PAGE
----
Roland’s 808 reaches it’s natural conclusion and becomes a beer

Another year and another 808 Day passes celebrating the world’s most influential drum machine, and this years festivities saw the 808 relaunched in a brand new format.

It’s been 38 years since Roland turned the world of music upside down with the TR-808 drum machine on August 8th of 1980. It pioneered entirely new sounds in electronic music, it laid the foundations for the next generation of hip-hop, and it redefined what we consider an instrument. Now in 2018 Roland are redefining the instrument once again – as a beer.

Filmmakers Origin Workshop have teamed up with beat loving brewers Mondo Brewing Company from the UK, Devilcraft from Japan, and Melvin Brewing from the US for an international collaboration bringing together bass, beats, and beer. Together their talents have culminated in The Origin Workshop BR-808, a special collaboration beer that honours the enduring sounds and cultural legacy of the TR-808 and the seismic shift it created in music.

Roland say of the musically inspired beer: “It’s a taste of the future, a brew defined by the legendary kick drum of the 808. Its been developed to recreate that deep sub-bass low end, delivering a solid Japanese kick that resonates through the America IPA flavours.”

They describe the beer as having tropical, citrus aromas using mikan orange peel and flavours from the generous rise of Citra and Amarillo hops the Origin Workshop BR-808 provides a refined taste. In respect of their international collaboration the brewers haven’t added any caramel malt, instead using light British pale malt and Cara pils for a refreshing and tasty 7% brew.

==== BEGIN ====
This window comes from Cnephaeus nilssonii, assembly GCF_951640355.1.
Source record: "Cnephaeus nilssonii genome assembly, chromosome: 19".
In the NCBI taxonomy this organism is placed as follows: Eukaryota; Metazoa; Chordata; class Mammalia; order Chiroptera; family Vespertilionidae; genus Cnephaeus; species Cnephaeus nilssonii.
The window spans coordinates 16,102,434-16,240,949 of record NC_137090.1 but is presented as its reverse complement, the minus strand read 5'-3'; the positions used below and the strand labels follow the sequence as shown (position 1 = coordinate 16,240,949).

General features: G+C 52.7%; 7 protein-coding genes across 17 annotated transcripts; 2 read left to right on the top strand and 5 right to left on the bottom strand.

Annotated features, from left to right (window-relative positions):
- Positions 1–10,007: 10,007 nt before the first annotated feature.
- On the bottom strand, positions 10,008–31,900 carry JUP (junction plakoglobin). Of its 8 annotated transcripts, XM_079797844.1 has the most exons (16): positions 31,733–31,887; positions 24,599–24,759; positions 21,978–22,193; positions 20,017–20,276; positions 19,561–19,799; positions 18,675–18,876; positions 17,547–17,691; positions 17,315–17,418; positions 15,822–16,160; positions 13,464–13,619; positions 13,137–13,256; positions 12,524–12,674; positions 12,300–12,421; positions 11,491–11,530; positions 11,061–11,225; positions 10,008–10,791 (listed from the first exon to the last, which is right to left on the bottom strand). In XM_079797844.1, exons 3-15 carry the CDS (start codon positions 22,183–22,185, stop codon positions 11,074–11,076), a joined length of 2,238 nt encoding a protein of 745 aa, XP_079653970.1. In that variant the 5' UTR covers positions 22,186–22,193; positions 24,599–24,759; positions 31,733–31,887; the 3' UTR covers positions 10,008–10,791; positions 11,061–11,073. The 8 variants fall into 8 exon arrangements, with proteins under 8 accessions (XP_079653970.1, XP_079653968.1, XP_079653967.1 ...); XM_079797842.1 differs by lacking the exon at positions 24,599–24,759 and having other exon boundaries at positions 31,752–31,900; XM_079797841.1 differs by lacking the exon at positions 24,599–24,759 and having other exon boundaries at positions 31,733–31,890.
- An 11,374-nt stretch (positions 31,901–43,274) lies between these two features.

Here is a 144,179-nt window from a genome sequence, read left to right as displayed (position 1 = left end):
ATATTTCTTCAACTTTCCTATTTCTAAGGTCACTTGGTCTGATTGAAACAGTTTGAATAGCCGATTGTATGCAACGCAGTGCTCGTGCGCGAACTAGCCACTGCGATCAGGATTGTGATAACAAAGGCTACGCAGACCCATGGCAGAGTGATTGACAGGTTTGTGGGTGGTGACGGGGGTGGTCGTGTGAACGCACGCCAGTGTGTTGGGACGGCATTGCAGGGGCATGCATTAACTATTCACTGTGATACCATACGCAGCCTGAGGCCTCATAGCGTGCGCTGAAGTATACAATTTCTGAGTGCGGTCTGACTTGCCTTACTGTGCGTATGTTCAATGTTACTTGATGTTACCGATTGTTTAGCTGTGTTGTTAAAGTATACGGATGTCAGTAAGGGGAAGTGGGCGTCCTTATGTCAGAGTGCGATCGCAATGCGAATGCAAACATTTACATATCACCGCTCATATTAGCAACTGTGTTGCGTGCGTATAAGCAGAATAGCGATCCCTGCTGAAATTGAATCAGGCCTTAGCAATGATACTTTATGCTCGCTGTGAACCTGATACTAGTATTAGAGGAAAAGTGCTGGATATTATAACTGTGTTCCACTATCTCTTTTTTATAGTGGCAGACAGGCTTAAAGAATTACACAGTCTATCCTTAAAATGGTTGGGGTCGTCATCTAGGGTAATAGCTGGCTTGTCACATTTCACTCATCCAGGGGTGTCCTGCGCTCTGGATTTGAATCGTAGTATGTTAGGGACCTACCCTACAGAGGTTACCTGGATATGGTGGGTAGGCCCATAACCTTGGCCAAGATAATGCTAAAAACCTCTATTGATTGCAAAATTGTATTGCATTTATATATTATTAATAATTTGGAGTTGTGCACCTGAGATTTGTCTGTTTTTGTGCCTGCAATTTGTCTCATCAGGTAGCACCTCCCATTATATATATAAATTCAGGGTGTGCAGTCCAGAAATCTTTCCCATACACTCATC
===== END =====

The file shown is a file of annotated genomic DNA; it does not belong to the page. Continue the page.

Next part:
It’s unclear how you might acquire any of this musical beer for yourself so you can taste their proud creation and feel the bass flow through your body. So just in case it remains near impossible to get a sip of this iconic beer why not celebrate the legendary drum machine by playing with an 808 in your browser instead.

Head of Social Media and Marketing, RouteNote

Which genre of music makes the best cheese? This study found out

Speaking to plants helps their flowers bloom, playing classical music to baby bumps helps them grow up to be intelligent, and apparently now playing music to cheese makes it taste nicer. A new Swiss experiment…

Leave a Reply

Your email address will not be published. Required fields are marked *